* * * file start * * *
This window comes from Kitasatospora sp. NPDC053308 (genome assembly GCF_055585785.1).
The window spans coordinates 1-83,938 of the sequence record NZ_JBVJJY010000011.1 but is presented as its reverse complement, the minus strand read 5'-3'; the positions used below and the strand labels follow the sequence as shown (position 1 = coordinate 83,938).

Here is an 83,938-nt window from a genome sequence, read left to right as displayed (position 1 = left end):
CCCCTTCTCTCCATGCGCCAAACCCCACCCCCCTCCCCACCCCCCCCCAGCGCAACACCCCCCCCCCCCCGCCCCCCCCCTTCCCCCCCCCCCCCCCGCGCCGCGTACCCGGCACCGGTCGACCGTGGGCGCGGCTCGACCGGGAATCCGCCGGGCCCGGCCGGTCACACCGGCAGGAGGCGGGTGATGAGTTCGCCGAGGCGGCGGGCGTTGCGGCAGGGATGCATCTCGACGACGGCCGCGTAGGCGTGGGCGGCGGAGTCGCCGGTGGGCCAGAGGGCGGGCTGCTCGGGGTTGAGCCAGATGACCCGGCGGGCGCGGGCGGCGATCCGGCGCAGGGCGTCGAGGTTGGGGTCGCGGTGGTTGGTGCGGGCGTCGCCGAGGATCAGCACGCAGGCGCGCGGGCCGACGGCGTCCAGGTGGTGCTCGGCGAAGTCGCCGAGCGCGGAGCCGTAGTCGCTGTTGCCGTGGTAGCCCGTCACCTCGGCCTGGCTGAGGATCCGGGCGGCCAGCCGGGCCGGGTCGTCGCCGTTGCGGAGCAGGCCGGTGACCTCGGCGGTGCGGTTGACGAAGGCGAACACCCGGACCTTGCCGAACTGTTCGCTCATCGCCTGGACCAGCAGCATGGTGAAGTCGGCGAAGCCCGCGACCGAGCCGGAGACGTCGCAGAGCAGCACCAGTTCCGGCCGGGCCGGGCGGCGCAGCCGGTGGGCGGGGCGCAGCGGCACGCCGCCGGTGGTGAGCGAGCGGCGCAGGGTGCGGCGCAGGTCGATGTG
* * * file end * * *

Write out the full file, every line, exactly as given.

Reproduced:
This window comes from Kitasatospora sp. NPDC053308 (genome assembly GCF_055585785.1).
The window spans coordinates 1-83,938 of the sequence record NZ_JBVJJY010000011.1 but is presented as its reverse complement, the minus strand read 5'-3'; the positions used below and the strand labels follow the sequence as shown (position 1 = coordinate 83,938).

Here is an 83,938-nt window from a genome sequence, read left to right as displayed (position 1 = left end):
CCCCTTCTCTCCATGCGCCAAACCCCACCCCCCTCCCCACCCCCCCCCAGCGCAACACCCCCCCCCCCCCGCCCCCCCCCTTCCCCCCCCCCCCCCCGCGCCGCGTACCCGGCACCGGTCGACCGTGGGCGCGGCTCGACCGGGAATCCGCCGGGCCCGGCCGGTCACACCGGCAGGAGGCGGGTGATGAGTTCGCCGAGGCGGCGGGCGTTGCGGCAGGGATGCATCTCGACGACGGCCGCGTAGGCGTGGGCGGCGGAGTCGCCGGTGGGCCAGAGGGCGGGCTGCTCGGGGTTGAGCCAGATGACCCGGCGGGCGCGGGCGGCGATCCGGCGCAGGGCGTCGAGGTTGGGGTCGCGGTGGTTGGTGCGGGCGTCGCCGAGGATCAGCACGCAGGCGCGCGGGCCGACGGCGTCCAGGTGGTGCTCGGCGAAGTCGCCGAGCGCGGAGCCGTAGTCGCTGTTGCCGTGGTAGCCCGTCACCTCGGCCTGGCTGAGGATCCGGGCGGCCAGCCGGGCCGGGTCGTCGCCGTTGCGGAGCAGGCCGGTGACCTCGGCGGTGCGGTTGACGAAGGCGAACACCCGGACCTTGCCGAACTGTTCGCTCATCGCCTGGACCAGCAGCATGGTGAAGTCGGCGAAGCCCGCGACCGAGCCGGAGACGTCGCAGAGCAGCACCAGTTCCGGCCGGGCCGGGCGGCGCAGCCGGTGGGCGGGGCGCAGCGGCACGCCGCCGGTGGTGAGCGAGCGGCGCAGGGTGCGGCGCAGGTCGATGTG